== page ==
The Mumbai-Chennai terrestrial corridor needs to be positioned or rather repositioned as major cost saving opportunity for Asia-Europe submarine cables. It was proposed for some of the submarine cables in the past, but the consortium dropped the proposal due to concerns with reliability. Mumbai to Chennai overland route is 1,200 Kms. However Mumbai to Chennai on sea route tromboning Sri Lanka is 4,400 Kms. Considering $30,000/Kms as construction cost, its $130 million. Comparatively two fiber pair for diverse paths is expected to be available for $15 million or even less. However the reliability of the route must be improved significantly with improved O&M. There are well known precedence of such terrestrial transit but for much shorter span in Egypt between Zafarana-Abu Talat (400 Kms) and in Thailand between Satun-Songkhla (123 Kms). It would be interesting for providers to conduct pilot runs with SMW4 and BBG to uphold merit of the proposition and monetize low latency routes.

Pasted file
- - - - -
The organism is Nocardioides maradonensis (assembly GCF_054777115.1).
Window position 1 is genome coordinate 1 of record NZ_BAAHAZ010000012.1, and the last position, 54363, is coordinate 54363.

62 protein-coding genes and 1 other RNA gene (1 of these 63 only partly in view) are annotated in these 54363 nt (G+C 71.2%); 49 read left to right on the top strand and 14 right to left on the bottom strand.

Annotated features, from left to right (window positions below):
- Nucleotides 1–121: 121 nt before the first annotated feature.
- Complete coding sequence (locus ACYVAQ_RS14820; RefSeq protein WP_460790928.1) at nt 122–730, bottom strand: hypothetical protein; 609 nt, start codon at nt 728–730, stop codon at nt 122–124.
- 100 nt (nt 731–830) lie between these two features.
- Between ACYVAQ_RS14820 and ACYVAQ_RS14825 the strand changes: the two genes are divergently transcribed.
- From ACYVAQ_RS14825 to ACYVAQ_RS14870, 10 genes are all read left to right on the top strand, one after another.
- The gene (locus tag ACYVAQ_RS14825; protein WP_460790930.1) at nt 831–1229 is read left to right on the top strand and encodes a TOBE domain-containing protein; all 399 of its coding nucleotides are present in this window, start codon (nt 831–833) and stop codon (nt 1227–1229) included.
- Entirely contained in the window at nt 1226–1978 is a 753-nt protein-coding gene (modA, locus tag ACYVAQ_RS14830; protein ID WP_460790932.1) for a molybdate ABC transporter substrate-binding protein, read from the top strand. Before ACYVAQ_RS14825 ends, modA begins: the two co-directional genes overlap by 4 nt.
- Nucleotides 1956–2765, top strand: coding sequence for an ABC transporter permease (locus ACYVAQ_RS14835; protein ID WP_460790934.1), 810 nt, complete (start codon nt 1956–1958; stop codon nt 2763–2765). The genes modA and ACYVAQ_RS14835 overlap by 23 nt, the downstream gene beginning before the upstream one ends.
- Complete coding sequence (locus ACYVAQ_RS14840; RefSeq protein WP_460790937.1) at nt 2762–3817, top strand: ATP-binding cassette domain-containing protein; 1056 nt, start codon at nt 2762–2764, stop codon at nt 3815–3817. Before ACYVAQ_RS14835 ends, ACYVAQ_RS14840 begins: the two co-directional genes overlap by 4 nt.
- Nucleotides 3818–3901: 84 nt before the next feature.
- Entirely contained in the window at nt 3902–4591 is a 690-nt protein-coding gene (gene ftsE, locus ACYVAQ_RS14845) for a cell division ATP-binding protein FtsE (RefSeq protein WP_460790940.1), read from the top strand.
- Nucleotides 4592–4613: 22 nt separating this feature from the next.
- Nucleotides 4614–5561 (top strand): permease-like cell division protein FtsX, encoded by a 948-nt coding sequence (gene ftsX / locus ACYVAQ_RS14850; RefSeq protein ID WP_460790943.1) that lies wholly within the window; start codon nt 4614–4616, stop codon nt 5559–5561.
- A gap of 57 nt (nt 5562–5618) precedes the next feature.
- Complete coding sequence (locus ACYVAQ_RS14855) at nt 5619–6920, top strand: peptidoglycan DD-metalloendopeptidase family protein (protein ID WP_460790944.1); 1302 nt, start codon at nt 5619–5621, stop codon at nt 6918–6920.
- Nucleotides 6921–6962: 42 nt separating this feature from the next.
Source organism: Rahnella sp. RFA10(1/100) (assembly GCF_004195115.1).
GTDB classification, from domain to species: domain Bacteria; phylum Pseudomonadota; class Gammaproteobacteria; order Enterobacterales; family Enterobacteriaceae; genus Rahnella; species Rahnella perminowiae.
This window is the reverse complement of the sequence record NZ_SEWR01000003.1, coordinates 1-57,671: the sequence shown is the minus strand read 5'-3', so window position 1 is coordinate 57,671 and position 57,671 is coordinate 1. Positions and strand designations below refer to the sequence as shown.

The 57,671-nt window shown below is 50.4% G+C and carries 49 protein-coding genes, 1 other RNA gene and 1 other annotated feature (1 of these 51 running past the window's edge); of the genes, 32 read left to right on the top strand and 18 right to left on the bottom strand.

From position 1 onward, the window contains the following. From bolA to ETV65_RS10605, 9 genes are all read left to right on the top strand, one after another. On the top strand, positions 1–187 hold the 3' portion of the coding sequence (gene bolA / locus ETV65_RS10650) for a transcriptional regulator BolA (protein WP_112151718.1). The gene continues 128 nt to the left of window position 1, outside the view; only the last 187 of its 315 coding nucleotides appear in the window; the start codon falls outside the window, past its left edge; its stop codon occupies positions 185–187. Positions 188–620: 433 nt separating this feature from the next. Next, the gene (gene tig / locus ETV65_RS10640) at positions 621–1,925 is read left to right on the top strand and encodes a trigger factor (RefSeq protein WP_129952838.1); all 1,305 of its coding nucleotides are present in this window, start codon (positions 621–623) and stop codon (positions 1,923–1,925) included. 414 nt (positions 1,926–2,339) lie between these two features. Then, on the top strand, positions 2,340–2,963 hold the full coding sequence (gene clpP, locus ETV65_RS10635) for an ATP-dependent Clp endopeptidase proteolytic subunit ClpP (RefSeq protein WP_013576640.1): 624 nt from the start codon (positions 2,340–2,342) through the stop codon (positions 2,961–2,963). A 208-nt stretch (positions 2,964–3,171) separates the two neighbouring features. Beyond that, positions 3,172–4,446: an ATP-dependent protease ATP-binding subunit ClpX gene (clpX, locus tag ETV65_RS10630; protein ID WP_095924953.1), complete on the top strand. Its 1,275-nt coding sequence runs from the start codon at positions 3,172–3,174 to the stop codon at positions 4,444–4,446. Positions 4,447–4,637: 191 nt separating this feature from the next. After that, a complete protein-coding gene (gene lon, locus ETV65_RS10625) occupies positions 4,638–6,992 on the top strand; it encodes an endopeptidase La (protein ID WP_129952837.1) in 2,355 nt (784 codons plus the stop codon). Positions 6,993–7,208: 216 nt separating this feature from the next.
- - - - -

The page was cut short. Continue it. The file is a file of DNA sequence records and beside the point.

For connectivity to Southeast Asia, a great Public-Private-Partnership (PPP) opportunity is set to unfold with the Chennai-Andaman Submarine Cable, that is contracted by the incumbent provider BSNL with NEC in March 2018 with completion timeline of Q4 2019. Submarine cable built from Chennai to Andaman Islands will reduce the distance to 3 countries -Thailand, Malaysia and Singapore by more than 50%. It will not be surprising, if in the next 3 years, improvements in submarine cable systems will enable distance of 1000-1200 Kms to be covered by comparably inexpensive unrepeatered submarine cables with some tradeoff with capacity.